Sixteen-year-old Ava is tired of being the best student at her crummy public school.  She’s tired of wearing all black all the time, and even of being a lesbian.  She wants to go somewhere new, and forge a new, exciting, girlier identity.  So she's asked her parents to let her attend a fancy private school, and she has secretly purchased a very feminine pink cashmere sweater.  Her liberal, intellectual parents and her sophisticated girlfriend are not sure what to make of all this.  The biggest secret of all: Ava is hoping to date boys.

Pink does a good job of accounting for the fluidity of sexuality and sexual orientation without writing teen homosexuality off as "a phase" or "experimenting.”  It also has a few genuinely funny moments.  Though some of the characters are a bit flat, teen readers who are questioning their own orientation will likely find much to relate to.

 

 

 
         
 

Small Persons with Wings


by Ellen Booraem

reviewed by A.B. Mead

 

When Mellie Turpin was very young, a tiny person with wings (they hate to be called fairies) lived in her room and would perform minor feats of magic for her entertainment. Then he moved away. Now a teenager, Mellie has almost convinced herself that it was all in her imagination, when she and her parents inherit a rustic country inn from her grandfather. Her parents plan to fix it up, “flip” it and retire, but the family didn't count on the Legacy (or “curse” as her mother puts it) of the Turpins. The family is honor-bound to provide a home for any and all Parvi Pennati (Latin for “Small Persons with Wings”), and Mellie's late grandfather had been doing just that. Now the Turpins are responsible for about 500 of the creatures who are living in their inn. These parvi have a proposition:  if the Turpins will return the magical Gemmaluna (moon stone) that their ancestor received as payment for hosting the parvi, they'll pack up and leave. But grandfather Turpin never told anyone where he hid it. The book is light-hearted and sweet, and Mellie's mixture of angst and wit makes her very likable. She becomes friends with one of the parvi who has suffered the small-person equivalent of some of her own teen-aged embarrassments. Mellie is obsessed with artists, and her frequent references to specific works by Degas, Watteau, da Vinci, and others just might send readers to the library (ok, the web) to look at some of their masterpieces.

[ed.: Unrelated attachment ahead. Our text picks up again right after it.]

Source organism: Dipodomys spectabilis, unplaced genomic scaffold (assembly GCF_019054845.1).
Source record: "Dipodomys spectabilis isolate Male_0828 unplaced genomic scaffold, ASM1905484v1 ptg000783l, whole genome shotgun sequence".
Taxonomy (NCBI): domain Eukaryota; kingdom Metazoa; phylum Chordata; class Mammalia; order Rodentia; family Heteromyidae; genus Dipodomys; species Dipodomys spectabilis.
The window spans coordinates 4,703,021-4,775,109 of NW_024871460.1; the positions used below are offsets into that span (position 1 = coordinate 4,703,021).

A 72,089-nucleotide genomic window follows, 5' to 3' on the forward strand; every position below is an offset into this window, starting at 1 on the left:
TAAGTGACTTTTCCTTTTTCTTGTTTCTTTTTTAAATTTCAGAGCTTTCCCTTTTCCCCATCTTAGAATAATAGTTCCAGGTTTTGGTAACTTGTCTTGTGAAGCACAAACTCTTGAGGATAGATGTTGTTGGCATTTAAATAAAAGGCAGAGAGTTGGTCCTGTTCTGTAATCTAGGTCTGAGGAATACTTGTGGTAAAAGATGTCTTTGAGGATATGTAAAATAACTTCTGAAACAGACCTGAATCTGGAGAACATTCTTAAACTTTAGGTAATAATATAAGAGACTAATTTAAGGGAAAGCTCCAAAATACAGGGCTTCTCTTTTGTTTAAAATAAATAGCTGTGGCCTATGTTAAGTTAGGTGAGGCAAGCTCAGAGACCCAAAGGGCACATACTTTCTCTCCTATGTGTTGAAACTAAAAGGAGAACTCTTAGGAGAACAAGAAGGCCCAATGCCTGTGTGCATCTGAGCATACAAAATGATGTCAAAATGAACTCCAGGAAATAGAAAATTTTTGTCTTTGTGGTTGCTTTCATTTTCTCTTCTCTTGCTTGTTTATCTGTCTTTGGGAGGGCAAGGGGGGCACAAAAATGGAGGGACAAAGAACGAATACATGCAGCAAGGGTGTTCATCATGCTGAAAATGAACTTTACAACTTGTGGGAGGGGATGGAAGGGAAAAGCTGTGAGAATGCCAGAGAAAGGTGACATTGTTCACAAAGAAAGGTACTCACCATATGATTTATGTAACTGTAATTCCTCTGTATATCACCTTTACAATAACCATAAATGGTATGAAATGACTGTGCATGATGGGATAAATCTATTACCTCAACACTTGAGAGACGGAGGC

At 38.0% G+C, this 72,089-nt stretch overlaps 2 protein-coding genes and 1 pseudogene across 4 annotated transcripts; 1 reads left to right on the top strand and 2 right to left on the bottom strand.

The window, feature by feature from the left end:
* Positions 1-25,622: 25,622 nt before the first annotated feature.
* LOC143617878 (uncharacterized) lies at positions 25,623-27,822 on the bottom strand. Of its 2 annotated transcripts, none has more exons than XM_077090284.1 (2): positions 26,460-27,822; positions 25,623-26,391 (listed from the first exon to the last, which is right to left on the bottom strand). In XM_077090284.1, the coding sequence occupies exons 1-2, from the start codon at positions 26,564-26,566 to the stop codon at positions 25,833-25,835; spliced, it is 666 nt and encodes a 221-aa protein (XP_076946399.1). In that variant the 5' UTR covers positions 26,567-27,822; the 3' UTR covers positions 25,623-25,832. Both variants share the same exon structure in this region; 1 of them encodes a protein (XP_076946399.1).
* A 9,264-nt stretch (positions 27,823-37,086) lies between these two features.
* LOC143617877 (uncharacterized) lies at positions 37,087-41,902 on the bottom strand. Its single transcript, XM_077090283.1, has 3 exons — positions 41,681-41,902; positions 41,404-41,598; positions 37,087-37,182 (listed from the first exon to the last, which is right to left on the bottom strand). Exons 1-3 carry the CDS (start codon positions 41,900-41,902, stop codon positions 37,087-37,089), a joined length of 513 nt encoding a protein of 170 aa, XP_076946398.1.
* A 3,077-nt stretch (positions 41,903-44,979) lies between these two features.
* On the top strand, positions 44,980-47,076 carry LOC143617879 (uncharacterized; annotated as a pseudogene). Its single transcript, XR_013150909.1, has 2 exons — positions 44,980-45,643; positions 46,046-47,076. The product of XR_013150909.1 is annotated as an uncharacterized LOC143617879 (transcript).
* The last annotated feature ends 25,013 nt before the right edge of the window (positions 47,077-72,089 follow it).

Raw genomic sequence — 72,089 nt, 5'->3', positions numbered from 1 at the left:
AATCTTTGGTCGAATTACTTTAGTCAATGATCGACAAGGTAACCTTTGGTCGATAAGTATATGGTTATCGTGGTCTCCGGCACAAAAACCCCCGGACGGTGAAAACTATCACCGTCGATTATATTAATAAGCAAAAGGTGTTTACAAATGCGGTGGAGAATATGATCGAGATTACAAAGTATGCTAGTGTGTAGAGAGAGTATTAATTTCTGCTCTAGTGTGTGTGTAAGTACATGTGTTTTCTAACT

My Reading Log
  by Jeff Ayers, Associate Editor

 

 
 

Chad Emerson gathered a select group of Disney experts and asked them to write essays on Disney World to celebrate its 40th anniversary. Four Decades of Magic: Celebrating the First Forty Years of Disney World (Ayefour Publishing, $19.95).  Even the Disney fan and theme park aficionado will discover never-heard-before stories.

 

 

 

 

 
 

If you have an iPhone, you might sometimes wonder why a particular word appears when you are using its autocorrect feature.  Jillian Madison has compiled a book of extremely funny text messages gone horribly wrong in Damn You, Autocorrect! (Hyperion, $13.99).  Here is an example from their website that is also available in the book and isn’t too adult. 

 

 

 

 

 
 

Another hilarious book is 5 Very Good Reasons to Punch a Dolphin in the Mouth (and Other Useful Guides).  (Andrews McMeel, $14.99).  These series of cartoons that convey helpful advice come from the mind of madman Matthew Inman, who runs the site The Oatmeal.  An example from the book.

 

 

 

 

 

 
 

Not only is physicist Michio Kaku one of the top scientists in the world, but he also has the ability to take complex science and break it down for the neophyte.  His latest book, Physics of the Future (Doubleday, $28.95) takes modern science and divines what our world might be like in the year 2100.  With the help of top scientists in their respective fields, Kaku foresees every aspect of our lives changing for the better, of course, as our life spans increase, major diseases are cured, and people are wired even more to the a global network.  A fascinating journey into our probable future as science fiction one day might become science fact.